“People asked if Accenture would change Droga5,” David Droga has said. “I said we would change them.”


Wither Whipple?


Droga is succeeding Brian Whipple, a former Rapp and Hill Holliday executive, who the company said is retiring after 10 years of running Accenture’s agency business. At press time, Accenture had not responded to a request for Whipple’s age.


“I would like to thank and recognize Brian Whipple for his foundational role in building Accenture Interactive’s strong business, driving its rapid growth and for pioneering a disruptive business model that will continue redefining the industry,” said Julie Sweet, CEO of Accenture in the announcement of Droga’s appointment.


Much of Accenture Interactive’s creative firepower seems to have stemmed from Droga5, Ad Age’s 2021 Agency of the Year, which has been generating a steady stream of wins and work for clients including Petco, Kimberly-Clark, Luluemon, Allstate and more. The other 30-plus agencies within AI’s marketing services network include Karmarama and Fjord, both in London; Shackleton in Madrid; Matter in San Francisco; Reactive Media in Australia and Rothco in Dublin.


That last agency recently lost a notable global creative account—White Claw—two years after the shop first landed it. The loss of the top-selling hard seltzer brand came less than six months after Rotcho created White Claw’s first big global campaign, “Let’s White Claw,” which leaned into the brand’s carefree image. But as beer trade pub Beer Marketer’s Insights notes, the campaign has “not led to improved trends,” with White Claw’s U.S. sales in stores down 12% for the 12 weeks ending Aug. 8, according to data from Evercore ISI cited by the publication.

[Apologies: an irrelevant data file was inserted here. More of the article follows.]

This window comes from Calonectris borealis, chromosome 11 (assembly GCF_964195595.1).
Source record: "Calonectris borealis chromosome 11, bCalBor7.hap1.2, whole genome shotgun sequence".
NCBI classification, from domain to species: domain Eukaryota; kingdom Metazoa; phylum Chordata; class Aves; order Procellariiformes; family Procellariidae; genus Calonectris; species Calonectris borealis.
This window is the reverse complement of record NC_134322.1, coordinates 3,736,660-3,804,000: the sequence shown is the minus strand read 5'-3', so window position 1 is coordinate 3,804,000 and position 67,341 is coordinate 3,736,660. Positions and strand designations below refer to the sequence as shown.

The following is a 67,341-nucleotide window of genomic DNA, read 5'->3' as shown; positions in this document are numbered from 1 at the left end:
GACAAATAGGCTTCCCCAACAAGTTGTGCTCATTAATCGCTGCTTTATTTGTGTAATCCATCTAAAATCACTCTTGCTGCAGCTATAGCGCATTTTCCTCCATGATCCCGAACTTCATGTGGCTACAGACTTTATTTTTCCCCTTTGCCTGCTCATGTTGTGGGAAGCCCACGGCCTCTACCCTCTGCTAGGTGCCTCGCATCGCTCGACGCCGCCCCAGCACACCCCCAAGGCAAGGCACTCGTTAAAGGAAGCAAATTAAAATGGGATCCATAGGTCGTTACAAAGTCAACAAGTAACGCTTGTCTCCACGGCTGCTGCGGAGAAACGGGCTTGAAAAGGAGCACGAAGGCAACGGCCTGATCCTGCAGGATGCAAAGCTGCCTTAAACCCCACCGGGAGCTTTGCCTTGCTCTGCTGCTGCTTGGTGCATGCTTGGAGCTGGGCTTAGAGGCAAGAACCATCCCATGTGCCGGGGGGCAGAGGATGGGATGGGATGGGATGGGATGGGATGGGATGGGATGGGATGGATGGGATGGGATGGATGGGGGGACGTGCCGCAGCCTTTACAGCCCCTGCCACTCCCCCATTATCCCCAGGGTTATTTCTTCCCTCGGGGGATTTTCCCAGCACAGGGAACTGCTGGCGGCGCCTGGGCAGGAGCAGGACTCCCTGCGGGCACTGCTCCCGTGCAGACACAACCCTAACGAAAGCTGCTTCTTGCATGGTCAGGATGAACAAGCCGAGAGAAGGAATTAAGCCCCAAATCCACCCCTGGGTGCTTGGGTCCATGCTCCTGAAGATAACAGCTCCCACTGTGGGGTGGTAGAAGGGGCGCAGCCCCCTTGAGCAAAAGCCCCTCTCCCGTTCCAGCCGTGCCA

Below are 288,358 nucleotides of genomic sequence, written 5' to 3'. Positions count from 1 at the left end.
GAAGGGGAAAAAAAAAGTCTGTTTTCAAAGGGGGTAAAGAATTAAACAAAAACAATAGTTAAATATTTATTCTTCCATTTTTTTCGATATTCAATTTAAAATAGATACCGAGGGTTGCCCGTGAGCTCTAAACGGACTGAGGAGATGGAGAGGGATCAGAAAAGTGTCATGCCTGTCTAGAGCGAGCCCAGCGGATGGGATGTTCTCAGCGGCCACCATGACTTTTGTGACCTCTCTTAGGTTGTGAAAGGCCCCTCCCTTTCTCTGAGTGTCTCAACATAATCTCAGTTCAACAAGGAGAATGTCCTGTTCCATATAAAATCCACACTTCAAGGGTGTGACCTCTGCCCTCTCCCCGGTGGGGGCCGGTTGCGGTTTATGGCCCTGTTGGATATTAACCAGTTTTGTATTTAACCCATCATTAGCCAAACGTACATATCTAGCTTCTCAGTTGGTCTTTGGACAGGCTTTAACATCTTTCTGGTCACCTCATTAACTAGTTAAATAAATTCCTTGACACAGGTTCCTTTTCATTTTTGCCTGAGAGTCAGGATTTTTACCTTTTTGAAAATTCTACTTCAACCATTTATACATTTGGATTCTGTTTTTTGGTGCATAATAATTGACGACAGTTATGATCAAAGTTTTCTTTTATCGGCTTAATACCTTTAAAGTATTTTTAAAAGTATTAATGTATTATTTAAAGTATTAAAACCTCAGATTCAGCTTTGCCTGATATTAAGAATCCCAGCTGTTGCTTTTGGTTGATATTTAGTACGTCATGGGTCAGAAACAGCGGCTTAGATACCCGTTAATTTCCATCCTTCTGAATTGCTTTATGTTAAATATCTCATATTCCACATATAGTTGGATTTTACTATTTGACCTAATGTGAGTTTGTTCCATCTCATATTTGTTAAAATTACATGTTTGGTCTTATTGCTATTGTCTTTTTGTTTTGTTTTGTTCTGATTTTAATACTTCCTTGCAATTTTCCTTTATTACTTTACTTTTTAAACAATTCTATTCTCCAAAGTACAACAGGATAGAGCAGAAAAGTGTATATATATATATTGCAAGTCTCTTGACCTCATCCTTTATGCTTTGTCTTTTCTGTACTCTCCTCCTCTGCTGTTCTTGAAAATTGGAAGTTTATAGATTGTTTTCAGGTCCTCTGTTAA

New path for consultancies


Some people believe the appointment ups the ante for Accenture’s competitors—which have long taken a knock for not being very creative—to put their own creative leaders at the helm. “It’s a positive move to see a creative practitioner take the lead at a consultancy,” said Greg Paull, co-founder and principal at R3. “David will bring a totally different perspective to past management and with his global experience, he will also be the best candidate to connect up some of the other Accenture Interactive acquisitions in the UK, Germany, Japan and Australia. This move signifies Accenture’s ambition to become a truly creative-led consultancy where innovation and ideas have just as an important seat at the table as effectiveness and efficiency.”


But following that path won’t be easy, he says. “Deloitte has been hampered with some false starts and PwC and KPMG have only a few pockets of excellence in this space. They have a lot more ground to make up.”


“I’m not sure that the appointment of Dave Droga to Accenture Interactive leader signifies any seismic shift in the industry one way or the other. In the same way any agency creating a consultancy department or role doesn’t directly threaten Accenture or Boston Consulting Group, this move by Accenture does not imply any increased threat to agencies,” said Flock.


Plans for Droga5